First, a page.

When we first told Chula’s class teacher(also the school founder) that we are planning to move to India, R’s first question was, ‘Of course only after she finishes her graduation ceremony with us right? Because you know how much she is looking forward to graduating’. When R found out that it was not the case, she was more upset than us. She said, ‘Its only a month, so leave her with me, she can graduate and then join you guys in India’, we both laughed it off and pretended that it was not a serious offer. Two days later she asked me again if we are serious about moving before the graduation. We were, with school starting in India on June 13th, I wanted a month in between to settle down. ‘Well, in that case’ said R, ‘Chula will have a graduation. A special one, a proper one, with all bells and whistles. Even if she is the only child who is graduating in this ceremony, we will not cut any corners. The child deserves it.’
So the school sent a letter to all parents that Chula will have a special graduation. From time to time they discussed in circle time about what would be a fitting farewell for Chula and Mieja. Ideas were pooled, teachers made a special graduation hat and the children practiced their songs. Chula wore the school’s traditional graduation attire, sang songs, recited a poem, did a special Indian folk dance and made a ‘WHO AM I?’ poster. It was a touching ceremony. Almost all the adults present cried. Who wouldn’t when you hear a bunch of children singing this?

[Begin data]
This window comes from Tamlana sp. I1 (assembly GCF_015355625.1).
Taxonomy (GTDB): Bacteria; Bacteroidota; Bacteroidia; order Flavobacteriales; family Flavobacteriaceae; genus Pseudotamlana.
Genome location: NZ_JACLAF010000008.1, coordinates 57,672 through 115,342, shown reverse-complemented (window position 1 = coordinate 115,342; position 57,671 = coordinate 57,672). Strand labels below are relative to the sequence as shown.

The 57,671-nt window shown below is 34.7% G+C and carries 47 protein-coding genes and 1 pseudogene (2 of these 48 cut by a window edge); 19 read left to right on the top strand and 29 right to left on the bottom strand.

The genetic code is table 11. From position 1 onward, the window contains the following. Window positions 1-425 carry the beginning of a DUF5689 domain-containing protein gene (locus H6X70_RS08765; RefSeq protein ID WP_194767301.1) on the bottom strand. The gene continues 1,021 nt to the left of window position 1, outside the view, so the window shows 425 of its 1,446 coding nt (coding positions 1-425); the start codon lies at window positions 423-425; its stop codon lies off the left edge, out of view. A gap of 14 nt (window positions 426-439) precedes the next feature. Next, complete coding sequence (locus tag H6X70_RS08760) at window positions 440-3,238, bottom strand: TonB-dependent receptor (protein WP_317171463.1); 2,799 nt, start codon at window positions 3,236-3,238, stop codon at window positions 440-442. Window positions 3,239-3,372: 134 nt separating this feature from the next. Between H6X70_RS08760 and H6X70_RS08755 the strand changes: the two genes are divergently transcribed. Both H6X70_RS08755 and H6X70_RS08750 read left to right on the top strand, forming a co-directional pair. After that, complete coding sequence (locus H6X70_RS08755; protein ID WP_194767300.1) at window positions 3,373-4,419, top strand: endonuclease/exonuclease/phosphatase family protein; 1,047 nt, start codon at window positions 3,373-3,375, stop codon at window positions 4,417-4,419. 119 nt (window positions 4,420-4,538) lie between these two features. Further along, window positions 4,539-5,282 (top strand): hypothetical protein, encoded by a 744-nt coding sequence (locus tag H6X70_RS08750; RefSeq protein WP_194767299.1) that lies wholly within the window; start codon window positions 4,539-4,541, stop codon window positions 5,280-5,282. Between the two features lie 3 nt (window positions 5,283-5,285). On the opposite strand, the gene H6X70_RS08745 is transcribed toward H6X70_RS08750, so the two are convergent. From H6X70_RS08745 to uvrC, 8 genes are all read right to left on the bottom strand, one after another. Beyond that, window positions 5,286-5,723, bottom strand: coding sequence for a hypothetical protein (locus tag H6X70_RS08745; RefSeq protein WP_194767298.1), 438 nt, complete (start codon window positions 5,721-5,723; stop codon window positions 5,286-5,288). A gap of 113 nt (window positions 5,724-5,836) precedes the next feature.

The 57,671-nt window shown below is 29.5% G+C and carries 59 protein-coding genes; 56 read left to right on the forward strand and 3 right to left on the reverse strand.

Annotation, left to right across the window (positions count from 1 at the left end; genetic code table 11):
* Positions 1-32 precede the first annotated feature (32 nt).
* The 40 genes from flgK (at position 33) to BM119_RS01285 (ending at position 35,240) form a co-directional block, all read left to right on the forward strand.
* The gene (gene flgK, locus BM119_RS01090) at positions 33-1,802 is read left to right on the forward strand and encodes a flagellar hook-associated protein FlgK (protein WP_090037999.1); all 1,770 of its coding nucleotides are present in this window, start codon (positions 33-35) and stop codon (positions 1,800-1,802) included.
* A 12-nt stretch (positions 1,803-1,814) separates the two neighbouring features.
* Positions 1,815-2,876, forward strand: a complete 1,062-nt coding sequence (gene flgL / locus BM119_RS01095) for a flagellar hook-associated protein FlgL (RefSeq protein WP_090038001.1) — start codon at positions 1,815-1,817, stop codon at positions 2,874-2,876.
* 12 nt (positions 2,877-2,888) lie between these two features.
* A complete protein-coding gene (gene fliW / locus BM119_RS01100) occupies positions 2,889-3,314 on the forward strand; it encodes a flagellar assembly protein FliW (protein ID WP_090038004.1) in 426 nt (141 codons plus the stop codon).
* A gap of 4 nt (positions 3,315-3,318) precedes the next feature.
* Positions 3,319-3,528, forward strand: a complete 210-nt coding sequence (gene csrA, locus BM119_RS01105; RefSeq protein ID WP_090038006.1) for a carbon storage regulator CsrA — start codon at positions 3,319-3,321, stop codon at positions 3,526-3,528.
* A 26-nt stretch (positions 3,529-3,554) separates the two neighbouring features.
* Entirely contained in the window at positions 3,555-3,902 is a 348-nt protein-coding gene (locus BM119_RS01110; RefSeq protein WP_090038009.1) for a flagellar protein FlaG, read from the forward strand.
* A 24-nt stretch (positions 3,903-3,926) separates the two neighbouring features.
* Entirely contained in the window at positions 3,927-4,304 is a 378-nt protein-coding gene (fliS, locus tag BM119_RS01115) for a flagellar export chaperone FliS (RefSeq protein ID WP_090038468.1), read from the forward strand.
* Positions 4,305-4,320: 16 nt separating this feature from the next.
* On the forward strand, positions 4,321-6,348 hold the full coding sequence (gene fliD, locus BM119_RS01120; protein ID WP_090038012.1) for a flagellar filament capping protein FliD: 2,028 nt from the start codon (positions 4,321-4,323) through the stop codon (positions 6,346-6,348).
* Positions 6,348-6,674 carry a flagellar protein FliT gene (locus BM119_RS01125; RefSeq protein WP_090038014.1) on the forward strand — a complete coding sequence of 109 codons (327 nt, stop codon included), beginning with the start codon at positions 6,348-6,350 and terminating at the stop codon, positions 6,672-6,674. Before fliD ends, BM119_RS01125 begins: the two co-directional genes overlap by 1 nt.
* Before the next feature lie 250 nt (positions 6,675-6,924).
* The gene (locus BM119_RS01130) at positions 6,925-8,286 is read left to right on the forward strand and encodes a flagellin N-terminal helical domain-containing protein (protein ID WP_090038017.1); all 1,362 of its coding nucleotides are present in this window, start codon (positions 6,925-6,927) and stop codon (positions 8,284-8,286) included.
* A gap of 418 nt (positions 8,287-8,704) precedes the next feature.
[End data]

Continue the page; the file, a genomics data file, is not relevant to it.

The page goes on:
PS1: This is 1/5 songs the children sang.
PS2: Mieja wasn’t left out. G Is For Gold(And Silver) follows soon.
17 Mar 2011
Since this is a mommy blog, I have to write about the kids, even if it is once in four months.
Chula, all of a sudden looks so grown up. She is all of her 6.5 years and a little more, if you ask me. The danger in this is, I start thinking of her as an adult and start developing adult level expectations and she has to grow up, even more than she is currently, in order to catch up! Constantly reevaluating every scenario and breaking this cycle has been my prominent job for the past one year.
She has certainly departed from the ‘child’ category, but yet to arrive as a ‘girl’. In this journey, she is opening her mind and assimilating the world, thanks to the zillion-gazillion books she is devouring, eyes that are constantly observing and ears that are always listening.
Parents have been aware of the phenomenon of adolescence for ages now. Even terrible twos get noticed by parents, thanks to the child. But the flux children get caught while moving from what Dr.Montessori would call the ‘absorbent mind’ to ‘concrete thinking’ does not get the attention it deserves. From the parents point of view, first comes the monumental process of child birth. You don’t even get time to count all the toes and fingers and feel confident about the health of the offspring, you have to jump head first in to understanding a newborn’s needs and establishing a pattern that works. You take a breather and terrible twos is staring you in your face, which quite frankly is a misnomer, because we all know that terrible twos starts before two and drags on till four! Through out this phase we input values, family and personal, observe the outcome and keep tweaking the limits till we have a self propagating control system. By the time the child is six we start thinking about curriculum, extra-curricular activities, schedules, the poor second born, if any and such. So the transition from child to girl/boy gets least notice, even if the parent notices it, since this transition is mostly inward, they pretend that it does not exist and do not want to deal with it.